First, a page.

The George Enescu International Festival and the Bucharest Municipality Museum (BMM) are officially launching a partnership meant to extend the interaction between the Festival and the city and to diversify the festival experience for the public.
The first event to take place under the aegis of this partnership is the exhibition “Music at home – How we banish boredom” – an illustrated history of music in the life of Romanians, starting with the 19th century until today. The exhibition will open for visitors at the Suțu Palace (2 I.C. Brătianu Street) on July 15 and will represent a thematic preview of the George Enescu International Festival 2019.
This exhibitional project is part of a series of innitiatives through which museums, institutions, galleries and different organizations in Bucharest are developing music projects in collaboration with the George Enescu International Festival in order to extend its interaction with the city and to diversify the public’s experience of the festival.
“A museum is a cultural projection of a community. It is, therefore, natural for us to want to integrate among our projects an intense musical event such as the George Enescu International Festival. As a preview of the musical feast which will take place in the concert halls, our exhibition will welcome the public to see how music appeared in the life of Romanians and how listening to music evolved in time, from an experience initially reserved for the urban elite, to an experience generally accessible through technology” said Adrian Majuru, Manager of the Bucharest Municipality Museum.
As part of “Music at home – How we banish boredom”, the visitors can see objects which illustrate the way Romanians listened to music starting with 1830, when encounter with this type of art happened, most often, indoors, in the restricted space of the urban aristocracy.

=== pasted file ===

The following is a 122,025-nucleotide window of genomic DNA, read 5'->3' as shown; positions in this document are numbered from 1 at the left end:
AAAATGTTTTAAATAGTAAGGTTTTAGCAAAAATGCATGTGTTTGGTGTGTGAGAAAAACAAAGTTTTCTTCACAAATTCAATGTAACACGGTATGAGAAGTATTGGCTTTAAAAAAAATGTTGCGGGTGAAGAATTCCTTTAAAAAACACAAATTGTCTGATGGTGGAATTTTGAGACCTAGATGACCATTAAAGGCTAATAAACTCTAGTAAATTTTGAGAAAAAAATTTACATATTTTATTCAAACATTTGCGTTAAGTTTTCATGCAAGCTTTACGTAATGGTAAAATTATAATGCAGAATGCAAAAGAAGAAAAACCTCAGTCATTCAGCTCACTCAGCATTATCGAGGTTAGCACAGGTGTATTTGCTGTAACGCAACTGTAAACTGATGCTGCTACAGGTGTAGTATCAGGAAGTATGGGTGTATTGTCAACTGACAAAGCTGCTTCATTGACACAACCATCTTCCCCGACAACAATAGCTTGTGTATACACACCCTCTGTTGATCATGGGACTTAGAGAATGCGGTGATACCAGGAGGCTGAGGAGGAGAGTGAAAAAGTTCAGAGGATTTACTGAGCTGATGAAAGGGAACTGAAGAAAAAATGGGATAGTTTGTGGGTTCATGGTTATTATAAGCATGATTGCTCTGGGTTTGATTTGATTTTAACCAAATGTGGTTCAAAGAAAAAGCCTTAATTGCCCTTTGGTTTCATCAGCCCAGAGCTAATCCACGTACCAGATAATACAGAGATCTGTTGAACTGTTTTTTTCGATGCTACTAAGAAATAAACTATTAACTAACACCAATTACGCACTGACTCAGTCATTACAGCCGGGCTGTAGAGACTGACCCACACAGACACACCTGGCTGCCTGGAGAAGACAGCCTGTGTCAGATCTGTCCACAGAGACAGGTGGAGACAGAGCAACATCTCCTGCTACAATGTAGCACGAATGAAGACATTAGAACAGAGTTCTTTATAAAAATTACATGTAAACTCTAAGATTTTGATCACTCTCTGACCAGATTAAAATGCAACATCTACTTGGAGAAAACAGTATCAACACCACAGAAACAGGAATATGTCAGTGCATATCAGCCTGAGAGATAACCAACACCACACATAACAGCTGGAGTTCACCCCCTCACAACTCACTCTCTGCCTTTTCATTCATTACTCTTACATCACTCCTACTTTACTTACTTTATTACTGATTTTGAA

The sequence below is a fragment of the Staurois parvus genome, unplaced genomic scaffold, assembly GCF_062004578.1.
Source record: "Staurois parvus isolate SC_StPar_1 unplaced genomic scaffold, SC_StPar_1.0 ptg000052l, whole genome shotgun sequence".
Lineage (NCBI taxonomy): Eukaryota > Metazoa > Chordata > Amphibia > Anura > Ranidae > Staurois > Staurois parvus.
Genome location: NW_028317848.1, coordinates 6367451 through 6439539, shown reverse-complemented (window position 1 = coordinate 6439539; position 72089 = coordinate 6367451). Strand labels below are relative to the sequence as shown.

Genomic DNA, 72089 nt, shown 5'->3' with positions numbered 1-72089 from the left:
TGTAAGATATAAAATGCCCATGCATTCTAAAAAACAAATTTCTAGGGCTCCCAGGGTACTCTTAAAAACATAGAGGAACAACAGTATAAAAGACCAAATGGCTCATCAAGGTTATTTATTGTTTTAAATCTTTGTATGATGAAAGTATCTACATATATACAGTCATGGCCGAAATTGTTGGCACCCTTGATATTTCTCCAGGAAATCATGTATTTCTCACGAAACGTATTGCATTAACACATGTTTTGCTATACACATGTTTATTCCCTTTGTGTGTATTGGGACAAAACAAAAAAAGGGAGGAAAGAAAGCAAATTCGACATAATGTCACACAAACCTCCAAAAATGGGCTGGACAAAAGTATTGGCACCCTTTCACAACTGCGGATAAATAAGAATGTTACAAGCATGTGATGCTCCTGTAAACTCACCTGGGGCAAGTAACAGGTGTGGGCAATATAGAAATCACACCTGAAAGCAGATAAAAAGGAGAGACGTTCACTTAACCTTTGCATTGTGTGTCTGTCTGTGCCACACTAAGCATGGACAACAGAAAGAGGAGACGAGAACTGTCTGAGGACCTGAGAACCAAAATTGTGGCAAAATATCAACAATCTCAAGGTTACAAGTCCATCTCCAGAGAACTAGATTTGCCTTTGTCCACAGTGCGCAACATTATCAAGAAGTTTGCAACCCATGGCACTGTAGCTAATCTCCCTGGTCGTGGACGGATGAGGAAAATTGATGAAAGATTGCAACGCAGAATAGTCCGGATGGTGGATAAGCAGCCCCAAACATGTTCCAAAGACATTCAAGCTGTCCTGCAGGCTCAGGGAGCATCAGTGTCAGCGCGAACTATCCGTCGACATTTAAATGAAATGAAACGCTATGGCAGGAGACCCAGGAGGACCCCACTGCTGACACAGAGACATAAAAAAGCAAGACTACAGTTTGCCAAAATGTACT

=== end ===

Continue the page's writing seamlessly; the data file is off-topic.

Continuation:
Then follows a general view of the end of the 19th century and the inter-war period, very fertile for the Romanians’ relationship with music, when great future musicians, such as Ciprian Porumbescu or George Enescu, received musical instruments as gifts in their childhood. In the Romanian cities music was highly appreciated and music gathered the elite into orchestras of medics, engineers or lawyers.
After 1947, the communist regime stigmatized music as being a bourgeois practice. The appearance of technology democratized access to music, but it favors the practice of listening to music rather than practicing it.
The exhibition will include halls where the visitors can find out details about the technology used for listening to music and will see radios and old posters of some popular concerts of the time. One of the halls will be dedicated to the 19th century and will give visitors the unique chance to listen music, for example gramophone music, under the supervision of a museologist. In the hall dedicated to the 20th century, visitors will be able to listen to pick-up music, vinyl disks, or tape recorders.
The exhibition “Music at home – How we banish boredom” will be accessible to the public all throughout the festival duration, and it is a good opportunity to extend the experience of music beyond the walls of concert halls.
“The George Enescu Festival is a major world music event, thus one especially important for Bucharest, and we want to connect the city and the public as much as possible to this wonderful experience of encountering the great classical scene of the world. We were met with openness and enthusiasm by our partners and we hope that these initiative will be the beginning of a long term common construction which will benefit the public, first and foremost”, said Mihai Constantinescu, director of the George Enescu International Festival.
About the George Enescu International Festival
Now on its 24th edition, the George Enescu International Festival will take place between August 31st and September 22nd 2019. The concert halls in Bucharest will host the performance of 2 500 of the most valuable musicians in the world, coming from 50 countries and playing in 84 concerts and recitals. This year’s edition sums up 34 premiers in Romania: 25 artists, among whom Marion Cotillard, Kiril Petrenko, Mitsuko Uchido and nine world class orchestras.
The 2019 edition of the Enescu Festival awaits its public at Sala Palatului (the Palace Hall), Ateneul Roman (the Romanian Atheneum), Sala Radio (the Radio Hall) and Sala Mică a Palatului (the Palace’s Small Hall) to attend concerts and recitals grouped in six big categories: „World’s Greatest Orchestras”, „The Midnight Concerts”, „Chamber Recitals and Concerts”, „21st Century Music”, „Mozart Week in Residence” and „The Composers’ International Forum”. Also, there will be concerts and events in the Festival’s Square, conferences, albums and book launches and extraordinary shows.